This past spring/ summer I had the opportunity to exhibit my work at Augustus Jones on Davies Avenue in Toronto. Every context brings a new perspective.
What follows is an article written by Véronique Tomaszewski after her encounter with my work, and after a lively discussion that we shared.
Attracted by a red bench in the shape of a feast of whale ribs, I entered Augustus Jones almost by a fractal accident on my way to Merchants. Walking through the chairs, armchairs and tables reminiscent of a French café, I was seized by an overwhelming feeling of peaceful softness emanating from long blue sheets of paper floating here and there through the open space of the white industrial walls. Moving slowly amidst metal arms and wooden legs, I reached a secret chamber to the left. Two chairs, disappearing within a forest of descending ropes from where paper cells were dangling, invited me to a conversation with this ethereal yet enduring encounter. I sat, my body and senses saturated by the multitude of round paper shapes. Their random holes allowed me to breath through the tension between presence and emptiness. This is where I met the artist, Tania Love; where we weaved our sensitivities, our mutual attraction for things Japanese, and our Polish ancestry together in and out of these cell structures. “I left Elora and the landscape of the gorge with cedar trees and went to Toronto Island, she said. I was immersed in the open expanse of the lake and was inspired by the grey toned patterns in the sand. I am very drawn to the elements where I am living.”
The cell structures floating around in the intimate space act as a living organism, an opportunity to rest and contemplate the contrast between ovals and lines; between surfaces and holes; between undulation and solids. The shadows cast against the walls by these slow moving structures echo the impermanence of life. The dance between light and darkness celebrates the codependence between life and death.
A well-meaning organicity springs out of the Kozo Japanese paper which texture evacuates all notion of technicality. The vertical arrangement of strings holding the cells up in the air, here and there, evoke either snow flakes in their shades of white and grey, or Christmas balls juxtaposing a multitude of round and open apertures of different formats.
The lightness and yet stubborn repetition of the randomness of the installation mirror the resilience of human life.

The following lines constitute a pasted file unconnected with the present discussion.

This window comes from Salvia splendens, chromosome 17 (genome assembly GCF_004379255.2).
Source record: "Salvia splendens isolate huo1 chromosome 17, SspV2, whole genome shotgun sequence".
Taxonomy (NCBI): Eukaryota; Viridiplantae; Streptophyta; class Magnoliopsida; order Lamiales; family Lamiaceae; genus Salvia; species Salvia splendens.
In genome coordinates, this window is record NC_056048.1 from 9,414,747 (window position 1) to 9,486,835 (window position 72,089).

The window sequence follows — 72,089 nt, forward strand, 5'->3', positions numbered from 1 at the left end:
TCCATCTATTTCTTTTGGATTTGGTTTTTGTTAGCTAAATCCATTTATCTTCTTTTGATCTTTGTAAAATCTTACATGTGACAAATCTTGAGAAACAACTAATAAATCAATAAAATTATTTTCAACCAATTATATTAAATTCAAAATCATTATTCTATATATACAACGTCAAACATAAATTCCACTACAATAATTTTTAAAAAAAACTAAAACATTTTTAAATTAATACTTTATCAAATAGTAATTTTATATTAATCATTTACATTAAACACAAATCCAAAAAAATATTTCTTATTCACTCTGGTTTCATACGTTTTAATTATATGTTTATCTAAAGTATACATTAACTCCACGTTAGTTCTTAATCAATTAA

Tania used the suminagashi Japanese technique with sumi ink floating on water, finding a balance between elemental and intentional moments of creativity. “The ink expanded according to the shape of the vessel I was using. It felt like using a petri dish but also like I was a participator in this experiment… I observed cell like shapes appearing before me. They also looked like water bubbles or salt stains and I understood how elements connect. The fire element is in the ink born from the burning of wood. Air contributed to the paper lifting.”
Absorbed in her witnessing, Tania acknowledged that it required a quasi- meditative state to carefully hand cut out hundreds of hole, bowing to whatever emerged. Beyond the cognitive aspect of identifiable objects our mind connect to, there is a subtle but strong presence of the life force manifesting in such a gentle connection of the tactile aspect of the Kozo paper and the manual cuts through the paper which tears testify of the human imperfect perfection at interacting with nature.
The quality of the Kozo paper confirmed that the artist had made the best choice at the Japanese Paper Place. Kozo paper is manufactured to be the most resilient and able to be dipped into water without breaking or dissolving. It is also a sustainable choice since only the long fibers of the inner bark of the tree are used to create this sturdy paper.
Some wax reinforces the top part of the cell from which a waxed string is attached. Again with wax comes into play fire and earth in an immaculate white, an indigo blue or a greyish black arrangement of strings becoming a harp playing a visual symphony.